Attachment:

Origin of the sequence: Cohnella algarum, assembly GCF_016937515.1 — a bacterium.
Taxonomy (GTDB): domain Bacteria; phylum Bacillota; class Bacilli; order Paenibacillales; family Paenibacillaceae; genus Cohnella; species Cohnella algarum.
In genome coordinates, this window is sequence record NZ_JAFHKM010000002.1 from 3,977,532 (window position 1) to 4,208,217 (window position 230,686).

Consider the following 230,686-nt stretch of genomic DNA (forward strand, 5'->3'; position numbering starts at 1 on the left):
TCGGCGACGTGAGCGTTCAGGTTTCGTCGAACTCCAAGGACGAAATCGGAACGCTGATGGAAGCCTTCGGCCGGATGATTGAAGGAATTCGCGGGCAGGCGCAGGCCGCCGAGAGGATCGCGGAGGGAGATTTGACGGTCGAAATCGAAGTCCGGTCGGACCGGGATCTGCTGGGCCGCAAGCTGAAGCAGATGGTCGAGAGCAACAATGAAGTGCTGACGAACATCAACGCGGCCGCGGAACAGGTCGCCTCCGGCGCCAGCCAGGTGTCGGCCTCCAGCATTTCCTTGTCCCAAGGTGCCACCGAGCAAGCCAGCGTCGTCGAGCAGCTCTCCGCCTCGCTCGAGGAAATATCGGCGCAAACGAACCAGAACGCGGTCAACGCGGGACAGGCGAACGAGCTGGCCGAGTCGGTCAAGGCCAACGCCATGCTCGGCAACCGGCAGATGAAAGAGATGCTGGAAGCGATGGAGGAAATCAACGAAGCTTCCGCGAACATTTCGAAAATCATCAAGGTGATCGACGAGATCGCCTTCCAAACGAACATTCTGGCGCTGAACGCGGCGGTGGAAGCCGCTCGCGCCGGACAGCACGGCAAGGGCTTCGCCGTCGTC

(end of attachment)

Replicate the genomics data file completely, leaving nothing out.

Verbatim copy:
Origin of the sequence: Cohnella algarum, assembly GCF_016937515.1 — a bacterium.
Taxonomy (GTDB): domain Bacteria; phylum Bacillota; class Bacilli; order Paenibacillales; family Paenibacillaceae; genus Cohnella; species Cohnella algarum.
In genome coordinates, this window is sequence record NZ_JAFHKM010000002.1 from 3,977,532 (window position 1) to 4,208,217 (window position 230,686).

Consider the following 230,686-nt stretch of genomic DNA (forward strand, 5'->3'; position numbering starts at 1 on the left):
TCGGCGACGTGAGCGTTCAGGTTTCGTCGAACTCCAAGGACGAAATCGGAACGCTGATGGAAGCCTTCGGCCGGATGATTGAAGGAATTCGCGGGCAGGCGCAGGCCGCCGAGAGGATCGCGGAGGGAGATTTGACGGTCGAAATCGAAGTCCGGTCGGACCGGGATCTGCTGGGCCGCAAGCTGAAGCAGATGGTCGAGAGCAACAATGAAGTGCTGACGAACATCAACGCGGCCGCGGAACAGGTCGCCTCCGGCGCCAGCCAGGTGTCGGCCTCCAGCATTTCCTTGTCCCAAGGTGCCACCGAGCAAGCCAGCGTCGTCGAGCAGCTCTCCGCCTCGCTCGAGGAAATATCGGCGCAAACGAACCAGAACGCGGTCAACGCGGGACAGGCGAACGAGCTGGCCGAGTCGGTCAAGGCCAACGCCATGCTCGGCAACCGGCAGATGAAAGAGATGCTGGAAGCGATGGAGGAAATCAACGAAGCTTCCGCGAACATTTCGAAAATCATCAAGGTGATCGACGAGATCGCCTTCCAAACGAACATTCTGGCGCTGAACGCGGCGGTGGAAGCCGCTCGCGCCGGACAGCACGGCAAGGGCTTCGCCGTCGTC